You’re all aware of “open-source” software, right? According to Wikipedia, open source as a development model promotes a) universal access via free license to a product’s design or blueprint, and b) universal redistribution of that design or blueprint, including subsequent improvements to it by anyone. Essentially, it’s code that’s supposed to be contributed freely, open the the public for quality inspection, and distributed freely for virtually anyone to use or modify. Unfortunately, putting all that into practice isn’t as easy as you might think, and the newly formed Cyanogen, Inc. is finding out that some developers don’t like one new definition of “free”.
What exactly is “free”?
“Free” can infer many things. It can mean:
- without cost
- without restriction
- without limitation
- not under the control or in the power of another
- able to act or be done as one wishes
- able or permitted to take a specified action
- not physically restrained or obstructed
- or even in sailing, with homage to Michael Fisher, with the “sheets eased”
When talking about “open-source” software, there are many licenses under which such code is provided and distributed. Some of the more popular licenses include, but are not limited to:
- Apache License 2.0
- BSD 3-Clause “New” or “Revised” license
- BSD 2-Clause “Simplified” or “FreeBSD” license
- GNU General Public License (GPL)
- GNU Library or “Lesser” General Public License (LGPL)
- MIT license
- Mozilla Public License 2.0
- Common Development and Distribution License
- Eclipse Public License
For illustration purposes, another popular “free” license, though not often used with code which is submitted to projects, is the Creative Commons license.
According to Google, the preferred license for the Android Open Source Project is the Apache Software License, Version 2.0. Most of the Android software is licensed under it. Linux kernel patches, however, are provided under the GPLv2 license, with some exceptions.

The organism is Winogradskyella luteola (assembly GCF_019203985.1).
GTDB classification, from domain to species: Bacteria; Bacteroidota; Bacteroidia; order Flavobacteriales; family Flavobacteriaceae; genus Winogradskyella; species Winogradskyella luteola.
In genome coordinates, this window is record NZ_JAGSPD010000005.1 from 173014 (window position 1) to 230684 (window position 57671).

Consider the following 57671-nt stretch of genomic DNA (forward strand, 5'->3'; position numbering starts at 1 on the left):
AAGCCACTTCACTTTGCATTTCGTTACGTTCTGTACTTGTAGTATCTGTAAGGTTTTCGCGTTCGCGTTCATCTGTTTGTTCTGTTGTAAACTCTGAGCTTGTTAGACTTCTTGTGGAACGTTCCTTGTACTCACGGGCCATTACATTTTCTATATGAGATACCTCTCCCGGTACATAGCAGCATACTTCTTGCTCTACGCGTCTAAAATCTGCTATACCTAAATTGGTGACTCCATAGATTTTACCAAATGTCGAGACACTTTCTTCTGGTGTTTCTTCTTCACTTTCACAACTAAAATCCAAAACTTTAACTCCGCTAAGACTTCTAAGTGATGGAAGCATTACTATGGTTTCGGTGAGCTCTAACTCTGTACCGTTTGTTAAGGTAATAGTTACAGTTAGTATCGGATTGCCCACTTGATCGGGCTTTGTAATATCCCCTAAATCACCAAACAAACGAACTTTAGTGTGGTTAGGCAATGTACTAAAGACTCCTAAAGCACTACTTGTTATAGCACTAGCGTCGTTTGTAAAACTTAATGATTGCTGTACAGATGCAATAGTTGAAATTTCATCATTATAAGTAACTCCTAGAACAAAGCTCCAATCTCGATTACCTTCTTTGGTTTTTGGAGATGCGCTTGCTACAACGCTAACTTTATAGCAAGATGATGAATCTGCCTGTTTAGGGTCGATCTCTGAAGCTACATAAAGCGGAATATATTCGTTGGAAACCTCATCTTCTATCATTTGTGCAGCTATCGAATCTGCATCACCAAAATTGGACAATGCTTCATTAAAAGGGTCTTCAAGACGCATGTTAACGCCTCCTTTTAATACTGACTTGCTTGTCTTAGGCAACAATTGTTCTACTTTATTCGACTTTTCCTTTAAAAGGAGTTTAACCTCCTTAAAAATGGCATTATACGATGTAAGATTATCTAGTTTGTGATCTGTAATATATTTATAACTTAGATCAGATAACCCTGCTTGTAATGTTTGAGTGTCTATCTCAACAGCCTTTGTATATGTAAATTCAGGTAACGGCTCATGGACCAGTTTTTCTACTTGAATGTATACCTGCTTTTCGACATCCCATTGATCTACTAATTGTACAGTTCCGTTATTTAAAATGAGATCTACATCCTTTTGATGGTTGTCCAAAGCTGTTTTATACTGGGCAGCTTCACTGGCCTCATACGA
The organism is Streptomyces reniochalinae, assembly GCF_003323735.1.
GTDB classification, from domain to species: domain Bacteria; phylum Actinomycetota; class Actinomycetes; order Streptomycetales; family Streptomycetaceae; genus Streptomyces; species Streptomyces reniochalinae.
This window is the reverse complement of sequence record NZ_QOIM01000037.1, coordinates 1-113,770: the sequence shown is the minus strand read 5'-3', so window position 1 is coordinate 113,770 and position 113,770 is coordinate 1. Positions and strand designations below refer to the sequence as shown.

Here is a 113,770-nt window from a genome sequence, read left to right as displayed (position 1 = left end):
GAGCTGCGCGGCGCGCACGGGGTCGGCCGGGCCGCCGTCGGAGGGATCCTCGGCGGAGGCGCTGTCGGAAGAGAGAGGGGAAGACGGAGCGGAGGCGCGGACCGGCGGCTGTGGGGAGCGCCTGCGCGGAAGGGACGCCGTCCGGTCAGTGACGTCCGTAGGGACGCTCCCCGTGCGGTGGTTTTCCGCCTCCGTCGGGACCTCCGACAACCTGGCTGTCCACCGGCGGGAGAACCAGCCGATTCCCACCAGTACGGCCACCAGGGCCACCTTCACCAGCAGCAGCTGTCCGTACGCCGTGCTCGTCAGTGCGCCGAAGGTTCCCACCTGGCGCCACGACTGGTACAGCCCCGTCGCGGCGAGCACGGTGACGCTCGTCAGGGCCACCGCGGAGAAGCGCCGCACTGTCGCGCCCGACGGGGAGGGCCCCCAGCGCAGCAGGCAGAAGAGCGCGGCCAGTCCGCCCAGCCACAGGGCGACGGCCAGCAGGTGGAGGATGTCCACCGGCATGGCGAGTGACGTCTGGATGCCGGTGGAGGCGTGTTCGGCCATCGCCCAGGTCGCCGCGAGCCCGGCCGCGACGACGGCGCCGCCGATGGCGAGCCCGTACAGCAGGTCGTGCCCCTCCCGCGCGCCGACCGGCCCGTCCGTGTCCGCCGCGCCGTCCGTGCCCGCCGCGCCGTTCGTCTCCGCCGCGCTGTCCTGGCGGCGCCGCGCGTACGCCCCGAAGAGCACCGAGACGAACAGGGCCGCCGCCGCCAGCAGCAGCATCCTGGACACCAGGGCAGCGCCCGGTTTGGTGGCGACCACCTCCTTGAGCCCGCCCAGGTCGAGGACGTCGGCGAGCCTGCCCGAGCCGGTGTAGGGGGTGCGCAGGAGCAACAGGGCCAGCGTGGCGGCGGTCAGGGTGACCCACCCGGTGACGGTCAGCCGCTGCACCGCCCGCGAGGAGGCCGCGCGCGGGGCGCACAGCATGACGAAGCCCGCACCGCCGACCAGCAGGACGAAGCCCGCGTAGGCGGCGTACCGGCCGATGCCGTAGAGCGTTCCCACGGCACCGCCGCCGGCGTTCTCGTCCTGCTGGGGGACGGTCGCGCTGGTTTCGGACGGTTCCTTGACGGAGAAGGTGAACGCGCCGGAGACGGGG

Are you starting to see how confusing the open-source playing field is? Unfortunately, that’s where licenses start to get really tricky (and you thought they were already tricky enough to begin with).
CyanogenMod, the project, did pretty well for quite a while. Yes, the project faced some problems with licensing, which included Google’s apps (or “GAPPS”, for short) and some proprietary device drivers, but the team has pretty much worked through those. Then they decided to incorporate. Most of us feel Cyanogen, Inc., the company, is all about getting not only the ROM but the services behind the ROM onto as many devices as possible. Some of this has been confirmed, some is still speculative deduction.
Sub-Licensing, Dual-Licensing, and Re-Licensing, oh my!
Not too long ago, some contributors to the CyanogenMod project were asked to “re-license” their code, or to sign a new “contributor’s agreement” that arguably let the Cyanogen team do pretty much whatever they wanted with contributed code.
One developer was different. His code wasn’t contributed through the “normal” channels. The code in question is the Focal camera-replacement app.
“The software is licensed as GPL, the repository on CyanogenMod’s github is forked from my GitHub, so it didn’t go through the Contributor License Agreement (which only applies to Gerrit submissions), and the Berne convention can prove through the commits history that I did fully write the app, and not Cyanogen Inc. – and even if the CLA would apply, it only allows them to sublicense the software, not relicense or dual-license it without my permission.”